There’s only one way the city of Portland can deny demolition permits: if the home is listed on the National Register of Historic Places. However, since 1995, law prevents properties from being registered without the consent of the property owner.
The project’s goal is to get as many properties listed as possible. But their challenge is to attract, convince, and assist homeowners in the process.
Homes are added to the register in a multi-stage process. The first step is determining the property’s eligibility. The home has to have a certain extent of historic significance, which could include who lived there, who owned it, who built it, or what happened in it.
External changes to the building can render it ineligible for admission to the register. “It’s a question of integrity,” says Brandon Spencer-Hartle, manager of the city’s Historic Preservation Program. “Would the original owner recognize it or not?”
There is no cost for application to the register, but the process of “telling the story” of a home can be time and labor intensive. Some homeowners hire a consultant, historian, or student to assist in the process. The grant, funded through September, pays the AHC staff to determine which options of support and services will make registration most accessible to the community.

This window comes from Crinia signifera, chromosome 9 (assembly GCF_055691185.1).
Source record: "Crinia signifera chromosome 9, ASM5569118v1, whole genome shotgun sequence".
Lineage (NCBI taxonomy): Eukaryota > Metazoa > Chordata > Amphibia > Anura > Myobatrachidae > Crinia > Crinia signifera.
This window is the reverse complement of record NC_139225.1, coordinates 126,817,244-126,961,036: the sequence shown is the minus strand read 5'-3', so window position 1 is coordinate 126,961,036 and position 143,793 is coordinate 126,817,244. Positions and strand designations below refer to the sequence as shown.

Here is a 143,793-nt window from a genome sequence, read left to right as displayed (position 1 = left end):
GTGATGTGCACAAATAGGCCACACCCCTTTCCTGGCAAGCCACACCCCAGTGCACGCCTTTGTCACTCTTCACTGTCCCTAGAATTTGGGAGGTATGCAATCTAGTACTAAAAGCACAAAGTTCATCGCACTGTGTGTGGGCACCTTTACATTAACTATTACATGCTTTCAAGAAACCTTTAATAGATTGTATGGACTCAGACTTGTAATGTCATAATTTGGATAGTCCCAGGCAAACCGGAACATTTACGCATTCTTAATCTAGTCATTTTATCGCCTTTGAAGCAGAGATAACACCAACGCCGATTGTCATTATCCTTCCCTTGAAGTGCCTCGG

Options include hiring staff to help people directly, creating a pot of money to fund the first five applicants, or making a top ten list of critical properties to preserve.
“This is the only option the community has to preserve these buildings in perpetuity,” explains Spencer-Hartle. Once a building is registered, any owner seeking demolition will have to go to the city council for approval, which is tasked with weighing the community’s goals in making its decision; the proposed replacement must be for community benefit, a bar high enough to deter most developers.
Though Portland has 16 “Historic Districts” on the national register, ethnic and cultural sites are significantly underrepresented in the register. “Most are landmarks from the traditional view,” said Spencer-Hartle. “Not through their association with ethnic/cultural groups.”